Fundraising Kalamazoo MI

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Ted Feight
Creative Financial Design
(517) 371-5100
8175 Creekside Drive, Suite 200
Portage, MI
Expertises
Ongoing Investment Management, Retirement Plan Investment Advice, Middle Income Client Needs, Women's Financial Planning Issues, Helping Clients Identify & Achieve Goals, Charitable Giving - Trusts & Foundations
Certifications
NAPFA Registered Financial Advisor, CFP®

Sophit Lee
Docsa Capital Management, Inc.
(269) 488-2322, Ext 2 or 4
1210 West Milham Avenue, Suite 201
Portage, MI
Expertises
Ongoing Investment Management, Middle Income Client Needs, Retirement Plan Investment Advice, Retirement Planning & Distribution Rules, Investment Advice without Ongoing Management, Helping Clients Identify & Achieve Goals
Certifications
NAPFA Registered Financial Advisor, CFP®

Mr. James R. Curry, CFP®
(269) 492-3602
211 South Rose Street
Kalamazoo, MI
Firm
Greenleaf Trust

Data Provided By:
Mr. Robert J. Struber, CFP®
157 S. Kalamazoo Mall
Kalamazoo, MI
Firm
Raymond James & Associates, In

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Mr. Andrew L. Riker, CFP®
(269) 388-9800
211 South Rose Street
Kalamazoo, MI
Firm
Greenleaf Trust

Data Provided By:
Charles Prudhomme
LVM Capital Management, LTD.
(269) 321-8125 Ext: 33
7840 Moorsbridge Road
Portage, MI
Expertises
Ongoing Investment Management, Charitable Giving - Trusts & Foundations, Estate & Generational Planning Issues, Retirement Planning & Distribution Rules
Certifications
NAPFA Registered Financial Advisor, CFP®

Mr. Breat Ray Miller, CFP®
(269) 532-0903
5743 Sandalwood Dr
Kalamazoo, MI
Firm
BRM Advisory

Data Provided By:
Heather R Kakabeeke, CFP®
(269) 373-2653
277 South Rose Street
Kalamazoo, MI
Firm
Morgan Stanley

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Mr. Robert F. Tighe, CFP®
(269) 373-2664
277 S Rose St
Kalamazoo, MI
Firm
Smith Barney

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Mr. Jerry B. Love, CFP®
(269) 492-1407
259 E Michigan Ave
Kalamazoo, MI
Firm
Arcadia Investment Mgmt Corp

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Fundraising ideas

Looking for clever fundraising ideas? Here's one: The Smithtown Historical Society offers a fun spin on popular casino nights. The event's co-chair offers the secrets of the party's success.

For the past five years, on the first Saturday night in March, residents of Smithtown, New York, have enjoyed a dress-up night of "gambling" at the Society's "Naughty Night Out," a Roaring Twenties-themed fundraiser.

Naughty Night Out

"We came up with that idea because we wanted something a bit different than the usual Las Vegas and Monte Carlo nights," says 2006 event co-chair, Deanna Varricchio, Smithtown's receiver of taxes.

Each year, the event draws about 125 attendees and nets between $6,000 and $8,000, says Varricchio. The venue for the 2006 event was the Hyatt Regency Wind Watch, in Hauppauge.

Accent on Fun

One reason for the event's success, she says, is the contrast between the sedate nature of the Society's mission--to preserve the historical heritage of the Township and of Long Island--and the raucous, fun-filled frivolity of the evening's activities.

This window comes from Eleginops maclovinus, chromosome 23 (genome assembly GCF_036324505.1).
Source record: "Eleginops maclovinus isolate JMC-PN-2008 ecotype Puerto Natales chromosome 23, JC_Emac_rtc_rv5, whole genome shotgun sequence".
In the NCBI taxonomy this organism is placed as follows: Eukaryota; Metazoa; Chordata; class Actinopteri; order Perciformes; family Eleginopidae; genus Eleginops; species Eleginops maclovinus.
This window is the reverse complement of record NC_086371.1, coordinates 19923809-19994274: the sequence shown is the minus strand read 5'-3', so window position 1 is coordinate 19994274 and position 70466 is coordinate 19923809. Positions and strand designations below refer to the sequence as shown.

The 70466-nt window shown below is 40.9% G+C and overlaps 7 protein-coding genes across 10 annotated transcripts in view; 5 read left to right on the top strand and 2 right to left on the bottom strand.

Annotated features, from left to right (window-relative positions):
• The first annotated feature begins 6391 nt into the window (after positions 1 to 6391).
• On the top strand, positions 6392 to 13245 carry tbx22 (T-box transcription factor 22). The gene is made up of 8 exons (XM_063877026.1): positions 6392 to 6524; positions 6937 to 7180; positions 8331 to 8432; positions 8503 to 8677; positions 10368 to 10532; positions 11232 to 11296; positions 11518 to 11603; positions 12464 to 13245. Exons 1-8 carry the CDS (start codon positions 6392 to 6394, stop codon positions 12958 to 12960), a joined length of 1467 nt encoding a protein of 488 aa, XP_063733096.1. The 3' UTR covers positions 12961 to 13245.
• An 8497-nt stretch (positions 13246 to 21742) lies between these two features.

One of the biggest attractions was "In and Out of Jail," which involved "imprisoning" prominent members of the community in a "jail" built by a talented local contractor. (See photo above). "People could pay $5 to bail the prisoner out, or $5 to keep him or her in jail for a while longer." It's easy to figure out what most people chose to pay for, she jokes.

Gambling, of course, was the major money-maker of the evening. Classic Casino Productions, of Wantagh, which has run the event's casino operations from the beginning, provided card tables and a range of casino equipment, including a real slot machine donated by the company and auctioned off at the end of the evening.

For the $125 cost of admission, each attendee got $200 worth of play money, says Varricchio. Soon thereafter, people could buy $500 more play money for $20. And later in the evening, the same $20 bought $1,000 in play money.

"Bootleg beverages" were offered throughout the evening and the pacing of the food service was carefully planned, Varricchio notes. Guests arrived to hors d'oeuvres being passed, and platters of cheese, nuts, and fruit placed at stations around the room. At 9 p.m., a hot buffet was served. Seating was intentionally limited and tables were small. "The whole idea was to keep people gambling," she explains.

Naughty Night Out also featured a Chinese auction and a number of door prizes. "This event has become familiar to local merchants, who have been very generous in their support," she says, referring to the range of gift certificates, merchandise, and services donated to the organization--including a dinner cruise on one supporter's private yacht.

Costumes more popular each year

One trend Varricchio says she's noticed is that every year, more people arrive in full '20s regalia. "At first, the only people in costumes were those running the event," she recalls. "This year, about 75% of the women were in c...

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